How Google AdWords Ranks Search Ads

08 Mar How Google AdWords Ranks Search Ads

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If you’re getting started on understanding Google AdWords then you’re probably wondering how it ranks the ads. It’s a great question and needs a detailed explanation. For starters bidding high enough on a keyword does not guarantee a high placement on search results. The bid price is one of many elements that are factored when determining the display order. This means simply having the budget to spend isn’t going to guarantee the traffic and/or visibility you’re seeking. When it comes to paid search engine ranking, it’s all about ad relevancy.

AdWords is based on an auction pricing system. So, the advertiser bids on a price point for a range of rankings for a particular keyword. For example, for the keyword “Arizona Vacation” the price range could be $0.45-$0.55 for placement on slots 1-2, $0.25-$0.45 for placement within 3-7, etc. Hence to be considered for the first two rankings you would have to bid at least $0.45 for that particular keyword. The story doesn’t end there, however.

In order to deliver the search user a better experience, Google has implemented a quality score. The quality score guards against irrelevant search results on keywords by evaluating the relevancy of the ad under consideration for a given keyword. The final ranking on a paid search is then the quality score times the bid price. (Ranking = Quality Score x Bid Price.)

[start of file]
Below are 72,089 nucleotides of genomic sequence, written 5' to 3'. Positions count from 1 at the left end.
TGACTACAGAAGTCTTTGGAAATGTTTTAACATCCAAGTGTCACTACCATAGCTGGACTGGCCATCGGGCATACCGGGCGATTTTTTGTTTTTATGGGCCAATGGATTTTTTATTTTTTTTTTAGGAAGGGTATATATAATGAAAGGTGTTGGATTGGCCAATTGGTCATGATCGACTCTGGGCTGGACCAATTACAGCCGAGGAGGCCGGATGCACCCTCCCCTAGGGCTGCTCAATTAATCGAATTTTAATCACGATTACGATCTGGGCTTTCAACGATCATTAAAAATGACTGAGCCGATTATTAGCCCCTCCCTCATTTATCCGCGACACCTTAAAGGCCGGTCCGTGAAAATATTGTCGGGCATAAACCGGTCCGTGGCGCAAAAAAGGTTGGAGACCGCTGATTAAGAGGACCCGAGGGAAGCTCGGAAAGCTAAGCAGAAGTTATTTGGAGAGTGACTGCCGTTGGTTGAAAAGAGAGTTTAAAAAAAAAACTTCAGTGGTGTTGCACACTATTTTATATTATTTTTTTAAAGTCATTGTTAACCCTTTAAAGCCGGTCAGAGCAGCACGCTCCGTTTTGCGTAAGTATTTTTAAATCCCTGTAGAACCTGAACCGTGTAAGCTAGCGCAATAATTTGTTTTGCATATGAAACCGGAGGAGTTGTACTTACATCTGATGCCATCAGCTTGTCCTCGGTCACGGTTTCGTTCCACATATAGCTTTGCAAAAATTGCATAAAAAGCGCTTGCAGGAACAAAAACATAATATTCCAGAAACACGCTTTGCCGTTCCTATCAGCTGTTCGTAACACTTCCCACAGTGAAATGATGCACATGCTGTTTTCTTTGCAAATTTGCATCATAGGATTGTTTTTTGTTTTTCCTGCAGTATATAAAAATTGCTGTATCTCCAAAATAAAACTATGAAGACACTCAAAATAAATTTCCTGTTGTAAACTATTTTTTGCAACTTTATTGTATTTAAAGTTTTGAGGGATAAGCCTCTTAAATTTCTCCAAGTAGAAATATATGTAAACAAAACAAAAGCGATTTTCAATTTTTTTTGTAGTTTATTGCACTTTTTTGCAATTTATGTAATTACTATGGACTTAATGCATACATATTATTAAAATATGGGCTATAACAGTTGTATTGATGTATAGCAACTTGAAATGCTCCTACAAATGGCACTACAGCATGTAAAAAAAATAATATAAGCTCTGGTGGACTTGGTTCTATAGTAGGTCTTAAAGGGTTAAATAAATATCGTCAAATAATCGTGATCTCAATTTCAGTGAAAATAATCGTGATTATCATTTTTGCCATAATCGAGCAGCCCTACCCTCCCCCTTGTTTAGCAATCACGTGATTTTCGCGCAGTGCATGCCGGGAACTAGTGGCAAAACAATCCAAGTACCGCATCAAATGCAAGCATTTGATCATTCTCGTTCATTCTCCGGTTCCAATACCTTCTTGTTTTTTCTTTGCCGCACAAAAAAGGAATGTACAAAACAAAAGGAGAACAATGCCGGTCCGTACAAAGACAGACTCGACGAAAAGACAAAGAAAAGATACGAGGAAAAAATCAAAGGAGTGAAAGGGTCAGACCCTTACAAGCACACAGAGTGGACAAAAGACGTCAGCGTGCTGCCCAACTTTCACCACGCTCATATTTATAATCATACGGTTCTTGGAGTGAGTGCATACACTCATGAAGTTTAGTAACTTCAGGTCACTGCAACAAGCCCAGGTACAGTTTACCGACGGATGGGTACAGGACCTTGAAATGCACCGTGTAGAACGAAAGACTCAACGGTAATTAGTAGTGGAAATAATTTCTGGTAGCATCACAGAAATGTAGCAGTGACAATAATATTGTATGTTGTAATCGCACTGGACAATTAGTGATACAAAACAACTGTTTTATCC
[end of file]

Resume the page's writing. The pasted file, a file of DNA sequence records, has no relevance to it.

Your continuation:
Google does not disclose all that is involved in the calculation of the quality score, but it does state that consideration is given to the relevancy of the text in the advertisement and the click-through rate of the advertisement, as well as the relevancy of the landing page, etc. As you can see, the goal is to drive relevant ads for keywords for the best possible user experience. After all, a poor user experience will result in loss of credibility in the search engine. It is also beneficial for the advertiser, since this system helps to create relevant traffic.

So really in order to boost your ranking on paid search you need to make sure you have an adequate budget but you also need to make sure your ad copy and your destination website is relevant to the words you are bidding on. At the end of the day it’s all about relevancy and the user experience. Google wouldn’t be Google if it didn’t deliver a relevant search result for each query.  So, if you want to boost your position focus on improving your quality score and then up your bid a bid. If you do it right you’ll be surprised at the results.

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